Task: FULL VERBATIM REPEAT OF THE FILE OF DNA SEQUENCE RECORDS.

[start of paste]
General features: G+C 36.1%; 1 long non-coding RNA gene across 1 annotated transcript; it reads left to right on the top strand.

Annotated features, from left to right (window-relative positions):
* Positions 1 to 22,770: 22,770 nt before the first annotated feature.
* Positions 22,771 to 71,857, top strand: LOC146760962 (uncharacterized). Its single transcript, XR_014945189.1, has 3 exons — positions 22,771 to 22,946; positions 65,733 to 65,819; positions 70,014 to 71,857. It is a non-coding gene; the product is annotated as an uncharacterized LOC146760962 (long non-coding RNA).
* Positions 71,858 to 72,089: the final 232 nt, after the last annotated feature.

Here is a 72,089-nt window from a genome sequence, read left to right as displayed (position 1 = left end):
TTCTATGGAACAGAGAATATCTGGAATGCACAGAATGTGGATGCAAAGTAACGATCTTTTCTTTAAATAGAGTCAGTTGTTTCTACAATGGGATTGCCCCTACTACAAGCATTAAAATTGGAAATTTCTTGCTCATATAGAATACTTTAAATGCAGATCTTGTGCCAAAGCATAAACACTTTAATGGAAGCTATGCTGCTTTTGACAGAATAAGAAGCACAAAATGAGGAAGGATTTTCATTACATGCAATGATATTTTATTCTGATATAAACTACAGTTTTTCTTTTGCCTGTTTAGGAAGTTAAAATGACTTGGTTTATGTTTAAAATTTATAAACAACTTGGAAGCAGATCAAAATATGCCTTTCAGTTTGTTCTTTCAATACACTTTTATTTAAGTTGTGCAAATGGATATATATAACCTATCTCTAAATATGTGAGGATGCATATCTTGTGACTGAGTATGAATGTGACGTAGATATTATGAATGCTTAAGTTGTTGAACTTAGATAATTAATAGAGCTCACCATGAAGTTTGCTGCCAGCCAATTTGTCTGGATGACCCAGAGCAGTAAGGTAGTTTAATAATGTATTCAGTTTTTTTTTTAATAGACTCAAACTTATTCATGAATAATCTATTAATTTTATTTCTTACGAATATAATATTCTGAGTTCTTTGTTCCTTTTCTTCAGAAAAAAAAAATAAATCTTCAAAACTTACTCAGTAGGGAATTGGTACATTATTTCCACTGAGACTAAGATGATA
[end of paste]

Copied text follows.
General features: G+C 36.1%; 1 long non-coding RNA gene across 1 annotated transcript; it reads left to right on the top strand.

Annotated features, from left to right (window-relative positions):
* Positions 1 to 22,770: 22,770 nt before the first annotated feature.
* Positions 22,771 to 71,857, top strand: LOC146760962 (uncharacterized). Its single transcript, XR_014945189.1, has 3 exons — positions 22,771 to 22,946; positions 65,733 to 65,819; positions 70,014 to 71,857. It is a non-coding gene; the product is annotated as an uncharacterized LOC146760962 (long non-coding RNA).
* Positions 71,858 to 72,089: the final 232 nt, after the last annotated feature.

Here is a 72,089-nt window from a genome sequence, read left to right as displayed (position 1 = left end):
TTCTATGGAACAGAGAATATCTGGAATGCACAGAATGTGGATGCAAAGTAACGATCTTTTCTTTAAATAGAGTCAGTTGTTTCTACAATGGGATTGCCCCTACTACAAGCATTAAAATTGGAAATTTCTTGCTCATATAGAATACTTTAAATGCAGATCTTGTGCCAAAGCATAAACACTTTAATGGAAGCTATGCTGCTTTTGACAGAATAAGAAGCACAAAATGAGGAAGGATTTTCATTACATGCAATGATATTTTATTCTGATATAAACTACAGTTTTTCTTTTGCCTGTTTAGGAAGTTAAAATGACTTGGTTTATGTTTAAAATTTATAAACAACTTGGAAGCAGATCAAAATATGCCTTTCAGTTTGTTCTTTCAATACACTTTTATTTAAGTTGTGCAAATGGATATATATAACCTATCTCTAAATATGTGAGGATGCATATCTTGTGACTGAGTATGAATGTGACGTAGATATTATGAATGCTTAAGTTGTTGAACTTAGATAATTAATAGAGCTCACCATGAAGTTTGCTGCCAGCCAATTTGTCTGGATGACCCAGAGCAGTAAGGTAGTTTAATAATGTATTCAGTTTTTTTTTTAATAGACTCAAACTTATTCATGAATAATCTATTAATTTTATTTCTTACGAATATAATATTCTGAGTTCTTTGTTCCTTTTCTTCAGAAAAAAAAAATAAATCTTCAAAACTTACTCAGTAGGGAATTGGTACATTATTTCCACTGAGACTAAGATGATA